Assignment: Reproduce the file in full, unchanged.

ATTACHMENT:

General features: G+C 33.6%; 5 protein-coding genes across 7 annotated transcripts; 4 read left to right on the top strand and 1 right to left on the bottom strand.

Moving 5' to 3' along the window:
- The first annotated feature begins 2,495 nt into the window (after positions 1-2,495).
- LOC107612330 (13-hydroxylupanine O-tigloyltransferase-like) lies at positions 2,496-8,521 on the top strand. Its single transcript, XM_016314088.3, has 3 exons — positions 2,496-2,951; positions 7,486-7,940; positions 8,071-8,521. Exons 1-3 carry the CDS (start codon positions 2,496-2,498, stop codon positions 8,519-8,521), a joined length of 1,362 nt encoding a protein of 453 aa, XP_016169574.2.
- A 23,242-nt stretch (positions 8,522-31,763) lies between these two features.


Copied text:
General features: G+C 33.6%; 5 protein-coding genes across 7 annotated transcripts; 4 read left to right on the top strand and 1 right to left on the bottom strand.

Moving 5' to 3' along the window:
- The first annotated feature begins 2,495 nt into the window (after positions 1-2,495).
- LOC107612330 (13-hydroxylupanine O-tigloyltransferase-like) lies at positions 2,496-8,521 on the top strand. Its single transcript, XM_016314088.3, has 3 exons — positions 2,496-2,951; positions 7,486-7,940; positions 8,071-8,521. Exons 1-3 carry the CDS (start codon positions 2,496-2,498, stop codon positions 8,519-8,521), a joined length of 1,362 nt encoding a protein of 453 aa, XP_016169574.2.
- A 23,242-nt stretch (positions 8,522-31,763) lies between these two features.